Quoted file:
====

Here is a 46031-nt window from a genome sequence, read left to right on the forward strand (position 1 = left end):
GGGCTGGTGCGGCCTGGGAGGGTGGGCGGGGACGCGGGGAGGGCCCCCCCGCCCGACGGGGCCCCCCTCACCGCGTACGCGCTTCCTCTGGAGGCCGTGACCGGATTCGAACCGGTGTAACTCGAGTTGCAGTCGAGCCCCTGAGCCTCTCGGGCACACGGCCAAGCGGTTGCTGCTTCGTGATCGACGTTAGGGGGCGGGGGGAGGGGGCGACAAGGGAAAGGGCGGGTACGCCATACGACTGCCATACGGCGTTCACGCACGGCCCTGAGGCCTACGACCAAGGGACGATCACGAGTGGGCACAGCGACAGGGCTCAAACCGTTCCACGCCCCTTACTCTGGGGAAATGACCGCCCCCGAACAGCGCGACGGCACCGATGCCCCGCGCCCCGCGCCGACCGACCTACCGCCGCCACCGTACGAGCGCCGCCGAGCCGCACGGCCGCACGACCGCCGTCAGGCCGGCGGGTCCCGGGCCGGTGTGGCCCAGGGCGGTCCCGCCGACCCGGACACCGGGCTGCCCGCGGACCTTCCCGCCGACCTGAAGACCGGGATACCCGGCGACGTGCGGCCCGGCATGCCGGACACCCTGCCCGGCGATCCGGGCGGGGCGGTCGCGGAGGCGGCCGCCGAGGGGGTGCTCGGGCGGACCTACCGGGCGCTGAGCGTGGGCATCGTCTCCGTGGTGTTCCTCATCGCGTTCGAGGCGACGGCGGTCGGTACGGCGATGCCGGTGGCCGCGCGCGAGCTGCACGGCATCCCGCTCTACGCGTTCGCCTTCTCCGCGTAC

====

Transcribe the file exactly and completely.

Here is a 46031-nt window from a genome sequence, read left to right on the forward strand (position 1 = left end):
GGGCTGGTGCGGCCTGGGAGGGTGGGCGGGGACGCGGGGAGGGCCCCCCCGCCCGACGGGGCCCCCCTCACCGCGTACGCGCTTCCTCTGGAGGCCGTGACCGGATTCGAACCGGTGTAACTCGAGTTGCAGTCGAGCCCCTGAGCCTCTCGGGCACACGGCCAAGCGGTTGCTGCTTCGTGATCGACGTTAGGGGGCGGGGGGAGGGGGCGACAAGGGAAAGGGCGGGTACGCCATACGACTGCCATACGGCGTTCACGCACGGCCCTGAGGCCTACGACCAAGGGACGATCACGAGTGGGCACAGCGACAGGGCTCAAACCGTTCCACGCCCCTTACTCTGGGGAAATGACCGCCCCCGAACAGCGCGACGGCACCGATGCCCCGCGCCCCGCGCCGACCGACCTACCGCCGCCACCGTACGAGCGCCGCCGAGCCGCACGGCCGCACGACCGCCGTCAGGCCGGCGGGTCCCGGGCCGGTGTGGCCCAGGGCGGTCCCGCCGACCCGGACACCGGGCTGCCCGCGGACCTTCCCGCCGACCTGAAGACCGGGATACCCGGCGACGTGCGGCCCGGCATGCCGGACACCCTGCCCGGCGATCCGGGCGGGGCGGTCGCGGAGGCGGCCGCCGAGGGGGTGCTCGGGCGGACCTACCGGGCGCTGAGCGTGGGCATCGTCTCCGTGGTGTTCCTCATCGCGTTCGAGGCGACGGCGGTCGGTACGGCGATGCCGGTGGCCGCGCGCGAGCTGCACGGCATCCCGCTCTACGCGTTCGCCTTCTCCGCGTAC